potassium level is between 3.01 and 3.39.
95% confidence interval?
Assumptions:
Have an SRS of blood measurements
Potassium level is normally distributed
(given)
 known
 .2 
  2.9737, 3.4263
3.2  1.96
 3
We are 95% confident that the true mean
potassium level is between 2.97 and
3.43.
99% confidence interval?
Assumptions:
Have an SRS of blood measurements
Potassium level is normally distributed
(given)
 known
 .2 
3.2  2.576
  2.9026,3.4974
 3
We are 99% confident that the true mean
potassium level is between 2.90 and 3.50.
What happens to the interval as the confidence level
increases?
the interval gets wider as the
confidence level increases
Critical value (z*)
0 Found from the confidence level
0 The upper z-score with probability p lying to
its right under the standard normal curve
z*=1.645
z*=1.96
z*=2.576
Confidence level tail area
z*
.05
1.645 .05
90%
.025
95%
99%
.025
.005
1.96
2.576
.005
How can you make the margin of
error smaller?
0 z* smaller
(lower confidence level)
0  smaller
(less variation in the population)
Really cannot
0 n larger
change!
(to cut the margin of error
in half, n must
be 4 times as big)
A random sample of 50 BGHS
students was taken and their mean
SAT score was 1250. (Assume  =
105) What is a 95% confidence
interval for the mean SAT scores of
BGHS students?
We are 95% confident that the true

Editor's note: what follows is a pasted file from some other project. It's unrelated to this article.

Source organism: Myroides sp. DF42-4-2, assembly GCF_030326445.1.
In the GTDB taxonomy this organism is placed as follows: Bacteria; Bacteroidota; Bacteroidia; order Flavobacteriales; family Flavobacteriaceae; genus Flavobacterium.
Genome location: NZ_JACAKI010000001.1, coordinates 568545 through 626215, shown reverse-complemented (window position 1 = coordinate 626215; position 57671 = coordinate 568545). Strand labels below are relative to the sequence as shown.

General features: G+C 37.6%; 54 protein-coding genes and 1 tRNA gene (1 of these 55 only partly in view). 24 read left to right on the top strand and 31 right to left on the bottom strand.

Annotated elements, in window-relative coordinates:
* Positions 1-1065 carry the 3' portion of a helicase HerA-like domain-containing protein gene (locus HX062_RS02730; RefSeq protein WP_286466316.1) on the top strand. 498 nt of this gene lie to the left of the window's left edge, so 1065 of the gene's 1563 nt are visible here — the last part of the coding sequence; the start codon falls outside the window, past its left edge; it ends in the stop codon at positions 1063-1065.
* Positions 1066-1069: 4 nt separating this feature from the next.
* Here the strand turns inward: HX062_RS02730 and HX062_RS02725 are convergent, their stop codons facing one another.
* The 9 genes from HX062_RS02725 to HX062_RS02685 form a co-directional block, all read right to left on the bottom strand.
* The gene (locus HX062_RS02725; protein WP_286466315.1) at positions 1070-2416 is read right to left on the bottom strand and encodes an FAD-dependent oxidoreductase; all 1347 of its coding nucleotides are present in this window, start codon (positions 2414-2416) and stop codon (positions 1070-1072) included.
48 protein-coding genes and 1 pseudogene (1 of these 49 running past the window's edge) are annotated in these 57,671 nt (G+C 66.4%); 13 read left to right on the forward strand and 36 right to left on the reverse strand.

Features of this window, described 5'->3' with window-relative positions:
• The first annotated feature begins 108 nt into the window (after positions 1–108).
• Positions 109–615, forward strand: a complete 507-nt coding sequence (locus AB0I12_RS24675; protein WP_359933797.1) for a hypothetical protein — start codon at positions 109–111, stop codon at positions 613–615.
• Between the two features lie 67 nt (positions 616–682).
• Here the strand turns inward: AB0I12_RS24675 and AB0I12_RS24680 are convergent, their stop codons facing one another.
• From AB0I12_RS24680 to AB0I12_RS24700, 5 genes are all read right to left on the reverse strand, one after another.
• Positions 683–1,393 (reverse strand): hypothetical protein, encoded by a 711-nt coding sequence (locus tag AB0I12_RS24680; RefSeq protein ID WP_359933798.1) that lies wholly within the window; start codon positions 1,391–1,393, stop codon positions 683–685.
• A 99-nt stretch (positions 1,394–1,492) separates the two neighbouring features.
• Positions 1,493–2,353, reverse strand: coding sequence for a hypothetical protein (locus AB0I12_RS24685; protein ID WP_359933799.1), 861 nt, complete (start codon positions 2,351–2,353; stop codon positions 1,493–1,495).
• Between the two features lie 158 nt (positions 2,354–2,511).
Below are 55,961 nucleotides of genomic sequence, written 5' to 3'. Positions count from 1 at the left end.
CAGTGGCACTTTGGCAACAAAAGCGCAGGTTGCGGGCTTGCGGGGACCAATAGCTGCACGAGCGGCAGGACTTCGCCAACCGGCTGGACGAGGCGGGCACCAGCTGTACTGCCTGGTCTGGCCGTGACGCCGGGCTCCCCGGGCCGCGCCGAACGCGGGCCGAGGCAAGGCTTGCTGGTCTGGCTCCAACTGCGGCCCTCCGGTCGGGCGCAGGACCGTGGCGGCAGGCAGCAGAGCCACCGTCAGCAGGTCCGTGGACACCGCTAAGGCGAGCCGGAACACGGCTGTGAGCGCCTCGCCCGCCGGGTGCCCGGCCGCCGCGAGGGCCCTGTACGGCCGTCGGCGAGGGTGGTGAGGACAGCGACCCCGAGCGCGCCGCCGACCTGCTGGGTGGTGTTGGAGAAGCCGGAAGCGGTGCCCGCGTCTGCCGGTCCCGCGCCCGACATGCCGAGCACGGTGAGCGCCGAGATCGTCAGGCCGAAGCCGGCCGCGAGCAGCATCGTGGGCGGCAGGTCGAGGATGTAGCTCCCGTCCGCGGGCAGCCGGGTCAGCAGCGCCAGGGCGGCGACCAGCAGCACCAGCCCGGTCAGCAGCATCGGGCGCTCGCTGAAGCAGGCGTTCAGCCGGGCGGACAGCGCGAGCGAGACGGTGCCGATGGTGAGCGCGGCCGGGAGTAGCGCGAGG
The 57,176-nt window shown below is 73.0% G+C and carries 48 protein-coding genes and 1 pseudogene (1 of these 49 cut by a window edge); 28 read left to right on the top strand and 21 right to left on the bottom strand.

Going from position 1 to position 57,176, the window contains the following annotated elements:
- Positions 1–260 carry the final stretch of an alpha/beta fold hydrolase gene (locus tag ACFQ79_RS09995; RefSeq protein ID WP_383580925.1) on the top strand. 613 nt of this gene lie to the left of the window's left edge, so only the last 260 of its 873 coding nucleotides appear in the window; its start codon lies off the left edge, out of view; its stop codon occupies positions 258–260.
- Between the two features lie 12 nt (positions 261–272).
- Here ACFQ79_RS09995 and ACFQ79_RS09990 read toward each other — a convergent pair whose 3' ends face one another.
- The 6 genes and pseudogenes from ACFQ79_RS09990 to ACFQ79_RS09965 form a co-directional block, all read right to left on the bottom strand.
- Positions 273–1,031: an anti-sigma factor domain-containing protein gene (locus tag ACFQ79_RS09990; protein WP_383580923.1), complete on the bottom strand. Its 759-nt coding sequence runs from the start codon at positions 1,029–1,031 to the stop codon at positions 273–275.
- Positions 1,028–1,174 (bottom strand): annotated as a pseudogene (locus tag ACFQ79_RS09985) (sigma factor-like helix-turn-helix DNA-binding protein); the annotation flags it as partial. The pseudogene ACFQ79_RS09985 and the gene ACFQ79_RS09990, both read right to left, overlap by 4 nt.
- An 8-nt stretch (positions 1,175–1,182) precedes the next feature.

mean SAT score for BGHS students
is between 1220.9 and 1279.1
Find a sample size:
0 If a certain margin of error is wanted, then to find the
sample size necessary for that margin of error use:
 
m  z *

 n
Always round up to the nearest person!
The heights of BGHS male students
is normally distributed with  = 2.5
inches. How large a sample is
necessary to be accurate within + .75
inches with a 95% confidence
interval?
n = 43
Homework pg. 632-633 711, 13, 15
t- distribution
0 Developed by William Gosset
0 Continuous distribution
0 Unimodal, symmetrical, bell-shaped density curve
0 Above the horizontal axis
0 Area under the curve equals 1
0 Based on degrees of freedom
Graph examples of t- curves vs normal curve
How does t compare to
normal?
0Shorter &amp; more spread out
0More area under the tails
0As n increases, t-distributions
become more like a standard
normal distribution
How to find t*
Can also use invT on the calculator!
Need upper t* value with 5% is above –
0 Use Table B forso
t distributions
95% is below
0 Look up confidence level at bottom &amp; df on the
sides
0 df = n – 1
invT(p,df)
Find these t*
90% confidence when n = 5
95% confidence when n = 15
t* =2.132
t* =2.145
Formula:
Standard
deviation of
Critical value
statistic
Confidence Interval :
 s 

x  t * 
 n
estimate
Margin of error
Assumptions for t-inference